National Labor Relations Board Closes Investigation of Mattress Factory After Claims of Sexual Misconduct - Recent News from USA
Mattress Factory Reaches Settlement in Complaint Stemming from Handling of Sexual Misconduct Allegations -

National Labor Relations Board Closes Investigation of Mattress Factory After Claims of Sexual Misconduct –

The Mattress Factory.


The Mattress Factory in Pittsburgh said on Thursday that the National Labor Relations Board has closed its investigation into four employees’ claims that the museum had retaliated against them after they accused a former coworker of sexual misconduct. The news follows last week’s announcement that the art center had reached a settlement in the complaint. A request for comment from the Mattress Factory was not immediately returned.

Judith O’Toole, the museum’s acting director, said in a prior statement, “The Mattress Factory acknowledges that certain of its procedures and responses were inadequate. In order to correct this, the Mattress Factory has established clear and direct policies and procedures based upon the most recent guidance from the Equal Employment Opportunity Commission, legal counsel, and recommendations from the charging parties, and will provide additional training to all employees and management on these new policies.”

A report published in September by Pittsburgh’s NPR station WESA 90.5 FM detailed five employees’ allegations of sexual misconduct, including rape and harassment, by a coworker who was not named in the article. According to the report, one employee came forward to Michael Olijnyk, the museum’s executive director, with her allegations. Olijnyk reportedly told her that the coworker received sexual harassment training, but the museum continued to employ the coworker for “about three months” more.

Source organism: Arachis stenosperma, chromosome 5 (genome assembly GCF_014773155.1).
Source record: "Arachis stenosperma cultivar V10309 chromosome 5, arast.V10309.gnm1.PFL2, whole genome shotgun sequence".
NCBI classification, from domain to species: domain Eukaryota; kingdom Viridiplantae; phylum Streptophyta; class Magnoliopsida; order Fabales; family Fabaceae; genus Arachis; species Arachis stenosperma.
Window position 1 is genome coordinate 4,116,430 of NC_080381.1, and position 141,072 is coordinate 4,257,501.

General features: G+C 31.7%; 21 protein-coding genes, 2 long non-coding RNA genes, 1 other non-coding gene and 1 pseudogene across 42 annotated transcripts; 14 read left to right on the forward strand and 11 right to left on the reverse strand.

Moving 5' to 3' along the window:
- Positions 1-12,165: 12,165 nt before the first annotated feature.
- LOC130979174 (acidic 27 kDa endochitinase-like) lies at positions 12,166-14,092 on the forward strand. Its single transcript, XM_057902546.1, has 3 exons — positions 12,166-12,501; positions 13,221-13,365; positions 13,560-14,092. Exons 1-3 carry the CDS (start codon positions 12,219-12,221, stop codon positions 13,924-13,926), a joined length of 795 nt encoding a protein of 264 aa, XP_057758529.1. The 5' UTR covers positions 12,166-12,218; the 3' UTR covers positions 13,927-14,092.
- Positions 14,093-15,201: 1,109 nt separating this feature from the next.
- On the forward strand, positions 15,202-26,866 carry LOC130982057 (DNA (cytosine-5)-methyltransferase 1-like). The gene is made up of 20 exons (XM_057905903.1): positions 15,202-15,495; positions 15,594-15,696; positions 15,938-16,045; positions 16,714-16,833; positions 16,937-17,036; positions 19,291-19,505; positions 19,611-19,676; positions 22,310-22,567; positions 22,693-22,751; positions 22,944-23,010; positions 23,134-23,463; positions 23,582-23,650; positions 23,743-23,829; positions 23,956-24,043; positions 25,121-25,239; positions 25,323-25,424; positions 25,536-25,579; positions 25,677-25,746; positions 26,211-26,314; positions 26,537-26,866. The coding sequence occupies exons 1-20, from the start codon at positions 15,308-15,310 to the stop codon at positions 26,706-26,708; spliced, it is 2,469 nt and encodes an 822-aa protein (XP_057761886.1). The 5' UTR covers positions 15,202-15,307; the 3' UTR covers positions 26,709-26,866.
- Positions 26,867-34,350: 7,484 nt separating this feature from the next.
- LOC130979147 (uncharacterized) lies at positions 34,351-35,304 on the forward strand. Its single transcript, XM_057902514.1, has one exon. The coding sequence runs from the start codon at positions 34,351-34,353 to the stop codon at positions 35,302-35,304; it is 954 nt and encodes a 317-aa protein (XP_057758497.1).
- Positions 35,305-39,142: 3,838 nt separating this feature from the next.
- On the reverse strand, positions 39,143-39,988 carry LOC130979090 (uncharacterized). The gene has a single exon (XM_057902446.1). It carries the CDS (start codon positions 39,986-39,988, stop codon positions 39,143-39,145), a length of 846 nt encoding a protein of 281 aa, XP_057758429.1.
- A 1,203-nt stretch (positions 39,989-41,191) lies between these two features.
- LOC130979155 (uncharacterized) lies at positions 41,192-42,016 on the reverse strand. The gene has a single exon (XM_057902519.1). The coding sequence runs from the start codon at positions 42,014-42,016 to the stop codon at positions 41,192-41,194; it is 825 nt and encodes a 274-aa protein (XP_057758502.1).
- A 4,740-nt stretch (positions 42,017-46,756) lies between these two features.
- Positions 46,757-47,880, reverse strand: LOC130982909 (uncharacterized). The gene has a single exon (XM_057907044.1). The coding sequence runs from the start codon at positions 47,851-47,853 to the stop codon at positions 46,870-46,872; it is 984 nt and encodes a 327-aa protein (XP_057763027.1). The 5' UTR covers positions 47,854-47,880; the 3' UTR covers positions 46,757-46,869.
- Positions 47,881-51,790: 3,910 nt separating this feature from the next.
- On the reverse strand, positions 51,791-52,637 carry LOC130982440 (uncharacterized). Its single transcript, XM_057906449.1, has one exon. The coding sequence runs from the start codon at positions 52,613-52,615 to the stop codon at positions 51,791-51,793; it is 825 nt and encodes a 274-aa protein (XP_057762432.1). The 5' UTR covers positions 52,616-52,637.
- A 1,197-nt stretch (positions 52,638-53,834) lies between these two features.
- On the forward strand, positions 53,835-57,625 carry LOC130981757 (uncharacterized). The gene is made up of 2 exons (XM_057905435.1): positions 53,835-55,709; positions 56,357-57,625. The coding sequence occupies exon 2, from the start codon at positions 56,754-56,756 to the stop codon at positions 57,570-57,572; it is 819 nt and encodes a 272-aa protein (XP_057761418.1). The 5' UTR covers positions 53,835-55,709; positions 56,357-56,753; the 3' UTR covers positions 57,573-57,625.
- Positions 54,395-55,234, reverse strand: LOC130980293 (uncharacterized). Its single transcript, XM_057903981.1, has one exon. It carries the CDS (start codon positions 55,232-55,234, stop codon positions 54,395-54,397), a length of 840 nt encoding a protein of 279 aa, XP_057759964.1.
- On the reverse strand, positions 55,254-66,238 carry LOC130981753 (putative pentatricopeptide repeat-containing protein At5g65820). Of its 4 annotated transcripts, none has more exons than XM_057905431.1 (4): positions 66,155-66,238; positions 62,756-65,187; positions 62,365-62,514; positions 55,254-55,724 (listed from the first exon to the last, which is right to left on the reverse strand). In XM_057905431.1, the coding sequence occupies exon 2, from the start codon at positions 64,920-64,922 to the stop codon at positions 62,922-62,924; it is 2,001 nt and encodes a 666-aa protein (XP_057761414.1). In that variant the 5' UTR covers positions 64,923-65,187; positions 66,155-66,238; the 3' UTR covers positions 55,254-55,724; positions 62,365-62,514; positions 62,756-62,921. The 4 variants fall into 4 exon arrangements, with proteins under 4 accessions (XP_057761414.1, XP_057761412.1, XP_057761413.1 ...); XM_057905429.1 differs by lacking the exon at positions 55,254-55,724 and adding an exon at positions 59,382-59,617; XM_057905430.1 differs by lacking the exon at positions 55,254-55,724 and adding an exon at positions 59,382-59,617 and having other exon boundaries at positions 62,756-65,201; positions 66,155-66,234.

In a statement released after the complaint was filed with the National Labor Relations Board, the Mattress Factory said it had “more work to do.” Olijnyk was subsequently placed on “temporary paid leave.” O’Toole was then named acting director of the institution.

O’Toole said last week that she was “hopeful that the new policies will promote equity in the field of contemporary art and attract top talent to the museum in the future.”

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